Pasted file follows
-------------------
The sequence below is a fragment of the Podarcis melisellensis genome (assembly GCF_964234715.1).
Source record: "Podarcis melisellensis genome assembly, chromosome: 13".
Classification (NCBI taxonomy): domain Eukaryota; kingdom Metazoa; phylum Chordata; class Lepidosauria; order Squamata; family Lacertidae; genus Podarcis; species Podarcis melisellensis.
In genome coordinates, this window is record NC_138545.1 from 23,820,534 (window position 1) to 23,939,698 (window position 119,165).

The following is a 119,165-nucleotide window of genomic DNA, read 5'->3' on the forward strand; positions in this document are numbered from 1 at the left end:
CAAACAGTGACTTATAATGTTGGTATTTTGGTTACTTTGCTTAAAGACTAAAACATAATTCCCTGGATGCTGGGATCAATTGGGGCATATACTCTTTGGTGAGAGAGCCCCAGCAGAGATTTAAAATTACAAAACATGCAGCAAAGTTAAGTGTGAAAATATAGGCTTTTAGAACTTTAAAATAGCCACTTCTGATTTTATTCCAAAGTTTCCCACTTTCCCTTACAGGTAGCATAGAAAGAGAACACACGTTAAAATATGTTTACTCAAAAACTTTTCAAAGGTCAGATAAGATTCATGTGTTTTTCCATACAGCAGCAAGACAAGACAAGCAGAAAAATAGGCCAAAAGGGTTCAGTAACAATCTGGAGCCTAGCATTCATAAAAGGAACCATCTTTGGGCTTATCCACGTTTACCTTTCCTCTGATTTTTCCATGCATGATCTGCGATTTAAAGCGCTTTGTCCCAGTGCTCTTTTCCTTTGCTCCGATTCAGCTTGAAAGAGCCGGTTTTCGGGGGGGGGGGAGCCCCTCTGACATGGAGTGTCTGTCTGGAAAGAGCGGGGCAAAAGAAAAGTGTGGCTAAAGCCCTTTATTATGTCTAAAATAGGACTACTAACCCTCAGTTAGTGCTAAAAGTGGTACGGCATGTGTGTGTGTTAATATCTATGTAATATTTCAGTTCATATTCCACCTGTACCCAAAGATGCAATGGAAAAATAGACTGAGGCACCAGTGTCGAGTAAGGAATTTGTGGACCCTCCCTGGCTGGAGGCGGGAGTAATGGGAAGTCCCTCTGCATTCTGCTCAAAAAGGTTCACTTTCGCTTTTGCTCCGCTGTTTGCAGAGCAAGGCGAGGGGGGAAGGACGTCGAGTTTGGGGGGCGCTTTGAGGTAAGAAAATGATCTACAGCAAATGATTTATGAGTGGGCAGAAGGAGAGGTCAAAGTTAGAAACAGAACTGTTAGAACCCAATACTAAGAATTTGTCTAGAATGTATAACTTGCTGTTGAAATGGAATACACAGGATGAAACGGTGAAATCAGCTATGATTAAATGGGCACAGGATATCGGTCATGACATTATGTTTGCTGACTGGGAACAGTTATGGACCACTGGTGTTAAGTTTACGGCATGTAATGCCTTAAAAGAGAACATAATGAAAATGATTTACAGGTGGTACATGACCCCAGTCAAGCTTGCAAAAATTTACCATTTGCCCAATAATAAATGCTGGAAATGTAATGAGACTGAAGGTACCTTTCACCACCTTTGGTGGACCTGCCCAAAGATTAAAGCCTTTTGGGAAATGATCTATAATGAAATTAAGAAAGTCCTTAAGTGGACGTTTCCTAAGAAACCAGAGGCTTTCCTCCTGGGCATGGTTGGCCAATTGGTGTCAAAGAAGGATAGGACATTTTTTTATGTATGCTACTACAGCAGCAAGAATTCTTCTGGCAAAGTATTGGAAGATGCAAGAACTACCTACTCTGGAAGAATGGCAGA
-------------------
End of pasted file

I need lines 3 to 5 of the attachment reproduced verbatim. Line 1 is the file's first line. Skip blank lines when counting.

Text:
Classification (NCBI taxonomy): domain Eukaryota; kingdom Metazoa; phylum Chordata; class Lepidosauria; order Squamata; family Lacertidae; genus Podarcis; species Podarcis melisellensis.
In genome coordinates, this window is record NC_138545.1 from 23,820,534 (window position 1) to 23,939,698 (window position 119,165).

The following is a 119,165-nucleotide window of genomic DNA, read 5'->3' on the forward strand; positions in this document are numbered from 1 at the left end: